Not much to add to that except that Norwood composes the entire repertoire, lyrics and music, which is all the more remarkable because those lyrics and music are… remarkable! Here is a musician as much as a singer (he is also a trained instrumentalist, a saxophonist to be precise) who is worth the detour, all the more so as the band that accompanies him is first rate. His second album (“Hope“/Onde music-2021) with the same team, which uses here and there the electronic in a rather relevant way, shows a beautiful maturity because the voice gained in depth and in nuances. Moreover, Norwood leaves the trio that accompanies him some nice spots to improvise. It is not a record where the singer puts himself forward. He is integrated into a tight quartet whose empathy is palpable. Warmly recommended!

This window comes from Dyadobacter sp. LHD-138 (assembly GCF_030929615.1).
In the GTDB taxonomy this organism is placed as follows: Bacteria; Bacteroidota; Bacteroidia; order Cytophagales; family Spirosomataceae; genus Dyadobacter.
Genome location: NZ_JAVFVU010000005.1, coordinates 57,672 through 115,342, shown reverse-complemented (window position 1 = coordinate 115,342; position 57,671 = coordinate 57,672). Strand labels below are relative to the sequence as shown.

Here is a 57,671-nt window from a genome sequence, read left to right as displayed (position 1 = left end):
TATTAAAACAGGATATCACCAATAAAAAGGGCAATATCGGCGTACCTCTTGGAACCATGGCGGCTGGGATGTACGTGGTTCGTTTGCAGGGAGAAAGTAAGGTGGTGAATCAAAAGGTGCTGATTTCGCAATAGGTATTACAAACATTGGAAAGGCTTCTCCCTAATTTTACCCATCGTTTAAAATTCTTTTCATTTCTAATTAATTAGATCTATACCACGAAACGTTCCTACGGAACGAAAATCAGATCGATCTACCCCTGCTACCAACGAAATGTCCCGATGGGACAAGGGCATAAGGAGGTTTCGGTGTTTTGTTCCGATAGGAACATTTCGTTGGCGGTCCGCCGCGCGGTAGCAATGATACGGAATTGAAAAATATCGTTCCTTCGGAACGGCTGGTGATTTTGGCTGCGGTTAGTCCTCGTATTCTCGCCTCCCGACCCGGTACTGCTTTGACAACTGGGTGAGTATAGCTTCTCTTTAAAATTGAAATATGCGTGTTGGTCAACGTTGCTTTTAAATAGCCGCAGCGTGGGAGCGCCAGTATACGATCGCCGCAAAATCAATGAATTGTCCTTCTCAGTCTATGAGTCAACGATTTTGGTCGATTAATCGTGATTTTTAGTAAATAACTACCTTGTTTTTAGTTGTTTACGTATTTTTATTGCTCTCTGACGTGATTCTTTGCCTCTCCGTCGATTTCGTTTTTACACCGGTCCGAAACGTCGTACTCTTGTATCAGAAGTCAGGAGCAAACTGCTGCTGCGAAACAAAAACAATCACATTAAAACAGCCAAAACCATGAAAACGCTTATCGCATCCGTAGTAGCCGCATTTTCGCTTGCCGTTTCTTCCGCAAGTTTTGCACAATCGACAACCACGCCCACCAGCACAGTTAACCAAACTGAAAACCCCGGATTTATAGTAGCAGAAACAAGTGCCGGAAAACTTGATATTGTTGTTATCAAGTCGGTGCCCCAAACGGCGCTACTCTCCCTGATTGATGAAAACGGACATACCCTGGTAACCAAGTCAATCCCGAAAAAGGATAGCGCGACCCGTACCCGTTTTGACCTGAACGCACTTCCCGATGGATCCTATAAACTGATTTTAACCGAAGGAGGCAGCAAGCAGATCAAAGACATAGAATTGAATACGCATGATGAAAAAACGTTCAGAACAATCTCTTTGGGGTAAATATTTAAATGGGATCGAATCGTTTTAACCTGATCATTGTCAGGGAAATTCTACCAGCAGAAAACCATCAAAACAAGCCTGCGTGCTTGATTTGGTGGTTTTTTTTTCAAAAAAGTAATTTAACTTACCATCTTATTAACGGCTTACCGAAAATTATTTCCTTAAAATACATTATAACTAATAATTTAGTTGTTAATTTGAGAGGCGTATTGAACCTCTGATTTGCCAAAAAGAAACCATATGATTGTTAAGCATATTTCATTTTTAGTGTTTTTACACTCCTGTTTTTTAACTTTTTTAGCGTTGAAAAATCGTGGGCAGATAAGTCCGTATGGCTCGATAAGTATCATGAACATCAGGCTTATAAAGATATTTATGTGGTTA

Grzegorz Karnas is a phenomenon. To give you an idea of where he stands, when he came to compete in the jazz singing competition of the Crest Festival (in the Drôme), a few years ago, he made the trip from his native Poland… by hitchhiking! Pretty ballsy, isn’t it? He won the contest, of course. Since then he has recorded quite a lot, in Poland (“Karnas“/Hevhetia-2011) or in Hungary (“Vanga“/BMC-2014), toured in Europe or in China, created a festival and a jazz singing contest in his hometown of Zory, near the Slovak border. A former mining town that nothing predisposed to see/hear jazzophile and singing crowds.